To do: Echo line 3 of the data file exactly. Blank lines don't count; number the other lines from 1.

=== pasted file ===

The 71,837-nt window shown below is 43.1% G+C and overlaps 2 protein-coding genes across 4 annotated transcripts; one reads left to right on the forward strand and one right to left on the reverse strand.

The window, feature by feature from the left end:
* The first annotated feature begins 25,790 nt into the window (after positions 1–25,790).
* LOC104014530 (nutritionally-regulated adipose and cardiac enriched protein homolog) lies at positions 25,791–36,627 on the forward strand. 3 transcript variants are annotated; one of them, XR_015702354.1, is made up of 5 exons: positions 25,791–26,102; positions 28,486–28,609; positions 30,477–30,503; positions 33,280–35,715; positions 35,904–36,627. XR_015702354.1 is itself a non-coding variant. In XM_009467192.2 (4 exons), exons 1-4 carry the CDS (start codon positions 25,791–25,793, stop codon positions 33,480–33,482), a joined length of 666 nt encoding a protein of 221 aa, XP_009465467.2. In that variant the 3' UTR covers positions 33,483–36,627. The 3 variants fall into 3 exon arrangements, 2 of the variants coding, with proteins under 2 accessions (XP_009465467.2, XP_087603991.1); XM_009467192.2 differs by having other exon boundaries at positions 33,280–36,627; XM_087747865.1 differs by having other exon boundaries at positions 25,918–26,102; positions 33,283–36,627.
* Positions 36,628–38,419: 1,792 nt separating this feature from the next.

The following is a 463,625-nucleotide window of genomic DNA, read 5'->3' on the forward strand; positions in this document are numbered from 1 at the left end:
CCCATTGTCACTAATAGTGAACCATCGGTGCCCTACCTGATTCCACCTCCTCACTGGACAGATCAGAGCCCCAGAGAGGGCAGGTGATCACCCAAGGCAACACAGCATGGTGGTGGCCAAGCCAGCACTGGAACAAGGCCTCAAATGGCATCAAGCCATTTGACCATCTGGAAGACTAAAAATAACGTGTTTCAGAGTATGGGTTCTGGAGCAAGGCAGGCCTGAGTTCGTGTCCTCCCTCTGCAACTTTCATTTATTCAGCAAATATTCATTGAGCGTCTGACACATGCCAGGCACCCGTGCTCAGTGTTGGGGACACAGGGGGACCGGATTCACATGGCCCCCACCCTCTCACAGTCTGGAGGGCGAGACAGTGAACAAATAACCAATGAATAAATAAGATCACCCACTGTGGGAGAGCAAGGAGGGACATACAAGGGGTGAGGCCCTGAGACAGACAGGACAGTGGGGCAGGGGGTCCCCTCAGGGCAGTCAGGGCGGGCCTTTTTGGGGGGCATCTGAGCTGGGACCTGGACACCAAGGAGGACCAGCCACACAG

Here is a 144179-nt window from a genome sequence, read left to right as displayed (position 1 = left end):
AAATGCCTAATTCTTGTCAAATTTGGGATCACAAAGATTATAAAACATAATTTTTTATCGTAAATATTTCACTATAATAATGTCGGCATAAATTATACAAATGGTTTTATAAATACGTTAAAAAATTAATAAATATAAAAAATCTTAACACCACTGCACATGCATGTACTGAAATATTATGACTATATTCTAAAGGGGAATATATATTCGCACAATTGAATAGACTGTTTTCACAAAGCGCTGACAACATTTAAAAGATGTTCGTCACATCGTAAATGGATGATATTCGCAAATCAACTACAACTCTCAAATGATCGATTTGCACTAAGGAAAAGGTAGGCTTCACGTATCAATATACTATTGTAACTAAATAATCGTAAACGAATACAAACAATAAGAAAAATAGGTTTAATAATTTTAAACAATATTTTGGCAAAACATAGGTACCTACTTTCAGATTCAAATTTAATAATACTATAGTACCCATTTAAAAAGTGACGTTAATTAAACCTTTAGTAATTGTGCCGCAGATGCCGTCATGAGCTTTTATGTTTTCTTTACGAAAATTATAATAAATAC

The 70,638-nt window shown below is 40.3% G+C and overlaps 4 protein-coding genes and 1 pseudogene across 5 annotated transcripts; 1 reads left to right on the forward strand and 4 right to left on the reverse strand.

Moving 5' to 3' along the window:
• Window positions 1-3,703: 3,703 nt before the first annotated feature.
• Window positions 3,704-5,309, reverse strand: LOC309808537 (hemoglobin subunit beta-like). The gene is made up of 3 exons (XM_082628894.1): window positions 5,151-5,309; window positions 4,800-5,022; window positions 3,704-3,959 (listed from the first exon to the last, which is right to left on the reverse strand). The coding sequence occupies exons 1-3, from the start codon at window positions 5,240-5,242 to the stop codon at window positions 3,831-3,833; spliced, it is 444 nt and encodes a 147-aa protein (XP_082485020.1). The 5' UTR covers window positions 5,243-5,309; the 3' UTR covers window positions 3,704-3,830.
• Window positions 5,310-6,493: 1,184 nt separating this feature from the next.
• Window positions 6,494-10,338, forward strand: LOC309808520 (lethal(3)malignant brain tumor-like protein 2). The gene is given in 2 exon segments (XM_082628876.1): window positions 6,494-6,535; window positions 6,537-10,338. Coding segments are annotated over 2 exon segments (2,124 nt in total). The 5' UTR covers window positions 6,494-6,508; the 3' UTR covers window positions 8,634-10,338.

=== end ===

* The first annotated feature begins 25,790 nt into the window (after positions 1–25,790).